A reversal in the meaning of words . . . is no
mere affair of linguistic usage; it is a reversal
in being-there—that is, in the clearing of the
being of entities such that the foundations
What Is a Thing?1
To the philosophic legitimation of ultimate representations and their rule Heidegger opposes the concept of originary presencing as the (non-dialectical) negation of any such rule. Whence can his subversion be legitimated in its turn? To be sure, the subversion of all sovereign referents is at stake when, late in his writings, he answers the being question in terms of Ereignis, the event of appropriation. With that event discovered at the core of every phenomenon, “the foundations crumble,” it is grundstürzend. The practical consequences to be pointed out later all result from that discovery as it yields the imperative of conforming acting to polymorphous presencing alone. It thus frustrates the very desire for an unshakable ground of theory and action—for a ground, especially, of a theory of action. But what is the preliminary, the prior limen, that bars archic constructs? What delimits the phenomena among which Heideggerian anarchy finds its locus and insinuates itself? It would disconcert any phenomenological rigor if one were able to invoke as a criterion only “the experiences which Heidegger himself has had with Being.”2 The lines cited in the epigraph above point toward the class of phenomena among which anarchy is at all thinkable: the “reversals in being-there.”
In the writings after Being and Time, the concept of being-there (Dasein) signifies less and less the individual and increasingly collectivities and peoples—for example, “the historical being-there of the Greeks.”3 The term designates the situatedness of a Menschentum or a community.4 In the recurring phrase “historical being-there in the midst of entities as a whole,” it is synonymous with “fundamental position,” and in that sense with “epoch.”5 Heidegger’s very idiom thus places the issue of legitimation within anti-humanistic parameters. In the “legitimation of the being of entities,” being-there “is in no way human.”6 Where is the network of phenomena to be sought that justifies dissolving all representations of sovereignty and letting any call for standards get lost in the void of the place they have deserted? It is to be sought in questioning the history of beingthere about the traits of presencing (objective genitive).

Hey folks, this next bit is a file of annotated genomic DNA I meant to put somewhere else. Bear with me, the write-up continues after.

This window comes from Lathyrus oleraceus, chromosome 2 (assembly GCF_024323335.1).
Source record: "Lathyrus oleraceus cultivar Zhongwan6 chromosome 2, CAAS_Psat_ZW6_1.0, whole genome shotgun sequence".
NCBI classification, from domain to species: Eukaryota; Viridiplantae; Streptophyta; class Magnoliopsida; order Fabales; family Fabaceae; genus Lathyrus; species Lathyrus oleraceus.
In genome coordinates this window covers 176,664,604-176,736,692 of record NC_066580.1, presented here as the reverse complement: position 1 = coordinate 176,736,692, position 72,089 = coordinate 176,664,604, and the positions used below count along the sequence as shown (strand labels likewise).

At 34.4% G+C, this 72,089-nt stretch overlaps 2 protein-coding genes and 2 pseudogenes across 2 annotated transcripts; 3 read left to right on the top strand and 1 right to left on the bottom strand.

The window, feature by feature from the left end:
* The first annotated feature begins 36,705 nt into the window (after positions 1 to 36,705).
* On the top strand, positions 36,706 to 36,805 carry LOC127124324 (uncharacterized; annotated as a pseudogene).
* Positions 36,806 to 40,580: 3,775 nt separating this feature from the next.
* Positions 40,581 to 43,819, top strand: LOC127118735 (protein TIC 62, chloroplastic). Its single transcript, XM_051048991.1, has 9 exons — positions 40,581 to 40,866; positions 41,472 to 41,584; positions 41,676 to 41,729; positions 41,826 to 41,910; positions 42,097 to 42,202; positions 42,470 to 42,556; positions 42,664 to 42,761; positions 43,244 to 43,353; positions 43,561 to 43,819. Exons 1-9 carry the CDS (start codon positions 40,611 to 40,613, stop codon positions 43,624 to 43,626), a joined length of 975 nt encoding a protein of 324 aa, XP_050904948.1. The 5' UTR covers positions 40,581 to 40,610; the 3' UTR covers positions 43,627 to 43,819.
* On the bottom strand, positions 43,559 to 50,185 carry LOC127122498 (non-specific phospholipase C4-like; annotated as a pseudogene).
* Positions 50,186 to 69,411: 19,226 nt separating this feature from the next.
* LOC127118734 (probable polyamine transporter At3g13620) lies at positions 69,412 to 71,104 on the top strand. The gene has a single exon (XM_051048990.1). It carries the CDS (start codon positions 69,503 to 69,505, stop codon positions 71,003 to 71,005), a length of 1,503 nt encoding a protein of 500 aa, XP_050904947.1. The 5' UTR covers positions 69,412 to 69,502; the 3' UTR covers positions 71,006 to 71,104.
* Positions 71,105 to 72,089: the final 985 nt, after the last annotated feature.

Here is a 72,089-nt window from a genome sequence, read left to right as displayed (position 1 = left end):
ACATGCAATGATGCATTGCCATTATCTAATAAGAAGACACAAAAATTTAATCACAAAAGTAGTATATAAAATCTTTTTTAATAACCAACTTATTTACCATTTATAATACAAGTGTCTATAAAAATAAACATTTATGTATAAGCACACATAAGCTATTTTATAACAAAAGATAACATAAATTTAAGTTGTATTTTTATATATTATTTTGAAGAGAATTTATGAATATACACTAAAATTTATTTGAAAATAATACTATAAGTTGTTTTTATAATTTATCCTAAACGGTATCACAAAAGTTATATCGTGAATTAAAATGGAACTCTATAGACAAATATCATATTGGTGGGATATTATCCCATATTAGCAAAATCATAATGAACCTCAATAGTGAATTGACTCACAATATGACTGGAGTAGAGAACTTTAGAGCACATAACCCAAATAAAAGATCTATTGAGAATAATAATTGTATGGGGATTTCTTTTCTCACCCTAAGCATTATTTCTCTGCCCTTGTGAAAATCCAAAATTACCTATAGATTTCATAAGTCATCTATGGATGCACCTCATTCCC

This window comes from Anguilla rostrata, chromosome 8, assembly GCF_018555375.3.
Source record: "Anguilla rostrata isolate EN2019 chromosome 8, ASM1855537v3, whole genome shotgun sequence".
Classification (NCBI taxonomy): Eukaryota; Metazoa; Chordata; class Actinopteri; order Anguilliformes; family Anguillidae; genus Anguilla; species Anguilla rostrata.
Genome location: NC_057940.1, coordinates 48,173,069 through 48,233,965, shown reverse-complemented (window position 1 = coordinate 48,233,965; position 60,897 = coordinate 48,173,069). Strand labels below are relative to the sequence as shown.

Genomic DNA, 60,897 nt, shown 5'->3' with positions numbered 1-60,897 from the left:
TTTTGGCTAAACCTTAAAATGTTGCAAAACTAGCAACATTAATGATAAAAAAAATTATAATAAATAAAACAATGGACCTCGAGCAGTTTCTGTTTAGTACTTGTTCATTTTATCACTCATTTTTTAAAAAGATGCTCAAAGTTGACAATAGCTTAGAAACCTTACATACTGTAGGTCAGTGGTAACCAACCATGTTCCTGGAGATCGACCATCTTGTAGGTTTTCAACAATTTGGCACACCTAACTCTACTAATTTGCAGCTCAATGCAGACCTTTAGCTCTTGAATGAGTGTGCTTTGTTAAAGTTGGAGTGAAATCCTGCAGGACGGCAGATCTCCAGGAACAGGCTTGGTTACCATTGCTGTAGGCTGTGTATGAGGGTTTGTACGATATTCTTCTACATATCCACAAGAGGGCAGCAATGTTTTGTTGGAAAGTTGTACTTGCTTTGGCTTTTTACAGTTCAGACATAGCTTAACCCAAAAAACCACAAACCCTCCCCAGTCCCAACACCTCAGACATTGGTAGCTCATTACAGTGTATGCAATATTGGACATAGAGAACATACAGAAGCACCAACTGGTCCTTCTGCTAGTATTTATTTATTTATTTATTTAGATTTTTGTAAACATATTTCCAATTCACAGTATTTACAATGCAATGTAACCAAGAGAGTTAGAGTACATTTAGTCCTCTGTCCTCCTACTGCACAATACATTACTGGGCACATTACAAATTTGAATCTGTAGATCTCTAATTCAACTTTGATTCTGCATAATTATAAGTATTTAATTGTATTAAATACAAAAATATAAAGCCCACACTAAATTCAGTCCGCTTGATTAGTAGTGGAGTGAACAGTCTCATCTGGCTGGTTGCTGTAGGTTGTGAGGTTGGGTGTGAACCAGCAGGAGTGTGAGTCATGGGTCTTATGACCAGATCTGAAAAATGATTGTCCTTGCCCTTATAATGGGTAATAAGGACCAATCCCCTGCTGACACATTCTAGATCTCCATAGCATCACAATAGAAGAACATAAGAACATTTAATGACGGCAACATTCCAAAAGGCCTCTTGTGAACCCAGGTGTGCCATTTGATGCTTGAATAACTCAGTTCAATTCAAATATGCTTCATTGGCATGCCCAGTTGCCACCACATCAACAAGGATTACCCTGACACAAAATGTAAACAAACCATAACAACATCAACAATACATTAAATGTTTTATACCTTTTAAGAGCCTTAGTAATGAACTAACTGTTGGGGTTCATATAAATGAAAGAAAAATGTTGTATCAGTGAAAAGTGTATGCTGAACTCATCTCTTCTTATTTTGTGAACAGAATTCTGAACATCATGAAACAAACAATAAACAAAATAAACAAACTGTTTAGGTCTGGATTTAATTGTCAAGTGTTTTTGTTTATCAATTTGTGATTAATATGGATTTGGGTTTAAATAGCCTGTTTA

This is not to say that Heidegger expects any legitimation from a narrative (as is the case in myths). The history of being-there is narrated only for the sake of discovering the categories of its unfolding. Those categories, the conditions for history, are gathered in a second-order discourse which, although called Seinsgeschichte, history of being, no longer tells any story. It is a discourse about that unfolding and its story. Nor is the categorial investigation speculative as if it reflected the narrative, the first order discourse, on a more universal level. The difference between the narrative and the inquiry into its general traits is the same as the difference between descriptive and transcendental phenomenology.
In his abandonment of any origin that commences and commands—of any standard as stander-before, as 𝛝έσις or position—Heidegger proceeds as in an annulment. His revocation of the titles of rule so generously dispensed by metaphysics follows criteria, ways of krinein, sorting out and discerning, but not standards, postures of measurement.7 To cancel the juridic instruments of power having passed as legitimate for too long is again to bring legal jurisdiction to bear. Two instances or stages (in the juridical sense) of legitimation must therefore be distinguished: the constructive, which establishes the legitimacy of a regulation of obedience,8 and the deconstructive, repealing the principiai representations on which inherited forms of regulation have rested. To pursue the Kantian metaphor of reason as a tribunal: radical phenomenology acts like a deconstructive higher court cancelling the justifications of authority issued by the constructive lower court of metaphysics. The constructive sentences have been shown to be rooted in the Aristotelian pros hen. What is at issue now is the deconstructive sentence, the legitimation of delegitimizing. This is possible on the condition that the factors of ‘all-pervasive’ unity in history not be derived from some in-itself, not even the unity of reason, but be constituted as a network of categorial functions from what in the epigraph above was called the positive “reversals in being-there.”9
The focus on legitimation through categories, along with the quasi-juridic preoccupations that accompany it, mark the birthplace of transcendental philosophy. For Kant, legitimation designates the procedure whereby Rechtmässigkeit, lawfulness, is assured in the usage of a priori concepts. This quest is the pivot on which his critical enterprise revolves. To be sure, in moving from a constructive to a deconstructive use, that method is dissociated from subjectivity, rendered ‘anti-humanistic’. But Heidegger never repudiates the attempt to establish legitimating categorial conditions for ‘the very issue’ of thinking. From Kant to Heidegger, the mechanism of a priori regulation is taken out of the domain of subjectivity, disengaged from the speculative and practical interests that, in Kant, culminate in the question: “What is man?”